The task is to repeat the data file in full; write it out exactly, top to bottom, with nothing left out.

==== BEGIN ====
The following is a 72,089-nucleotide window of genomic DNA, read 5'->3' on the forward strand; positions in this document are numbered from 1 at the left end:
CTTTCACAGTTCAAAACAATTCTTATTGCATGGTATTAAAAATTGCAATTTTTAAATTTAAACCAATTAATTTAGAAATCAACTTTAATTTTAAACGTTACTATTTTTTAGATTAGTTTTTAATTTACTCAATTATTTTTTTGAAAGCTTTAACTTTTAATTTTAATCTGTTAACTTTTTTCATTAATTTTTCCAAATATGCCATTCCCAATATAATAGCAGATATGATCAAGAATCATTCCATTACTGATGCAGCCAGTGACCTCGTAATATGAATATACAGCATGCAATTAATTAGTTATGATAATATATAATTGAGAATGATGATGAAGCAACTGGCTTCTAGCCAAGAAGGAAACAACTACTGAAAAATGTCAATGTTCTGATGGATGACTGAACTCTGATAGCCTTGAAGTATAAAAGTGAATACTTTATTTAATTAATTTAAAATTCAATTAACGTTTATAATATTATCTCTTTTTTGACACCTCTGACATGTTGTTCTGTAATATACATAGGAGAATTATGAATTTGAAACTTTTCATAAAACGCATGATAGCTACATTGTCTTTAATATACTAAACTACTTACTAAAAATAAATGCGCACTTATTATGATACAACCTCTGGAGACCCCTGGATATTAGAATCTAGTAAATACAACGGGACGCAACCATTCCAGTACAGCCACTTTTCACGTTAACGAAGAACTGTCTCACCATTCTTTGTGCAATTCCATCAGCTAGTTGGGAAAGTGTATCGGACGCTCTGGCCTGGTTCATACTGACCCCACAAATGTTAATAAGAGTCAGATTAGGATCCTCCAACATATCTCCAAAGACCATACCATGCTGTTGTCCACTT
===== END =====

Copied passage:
The following is a 72,089-nucleotide window of genomic DNA, read 5'->3' on the forward strand; positions in this document are numbered from 1 at the left end:
CTTTCACAGTTCAAAACAATTCTTATTGCATGGTATTAAAAATTGCAATTTTTAAATTTAAACCAATTAATTTAGAAATCAACTTTAATTTTAAACGTTACTATTTTTTAGATTAGTTTTTAATTTACTCAATTATTTTTTTGAAAGCTTTAACTTTTAATTTTAATCTGTTAACTTTTTTCATTAATTTTTCCAAATATGCCATTCCCAATATAATAGCAGATATGATCAAGAATCATTCCATTACTGATGCAGCCAGTGACCTCGTAATATGAATATACAGCATGCAATTAATTAGTTATGATAATATATAATTGAGAATGATGATGAAGCAACTGGCTTCTAGCCAAGAAGGAAACAACTACTGAAAAATGTCAATGTTCTGATGGATGACTGAACTCTGATAGCCTTGAAGTATAAAAGTGAATACTTTATTTAATTAATTTAAAATTCAATTAACGTTTATAATATTATCTCTTTTTTGACACCTCTGACATGTTGTTCTGTAATATACATAGGAGAATTATGAATTTGAAACTTTTCATAAAACGCATGATAGCTACATTGTCTTTAATATACTAAACTACTTACTAAAAATAAATGCGCACTTATTATGATACAACCTCTGGAGACCCCTGGATATTAGAATCTAGTAAATACAACGGGACGCAACCATTCCAGTACAGCCACTTTTCACGTTAACGAAGAACTGTCTCACCATTCTTTGTGCAATTCCATCAGCTAGTTGGGAAAGTGTATCGGACGCTCTGGCCTGGTTCATACTGACCCCACAAATGTTAATAAGAGTCAGATTAGGATCCTCCAACATATCTCCAAAGACCATACCATGCTGTTGTCCACTT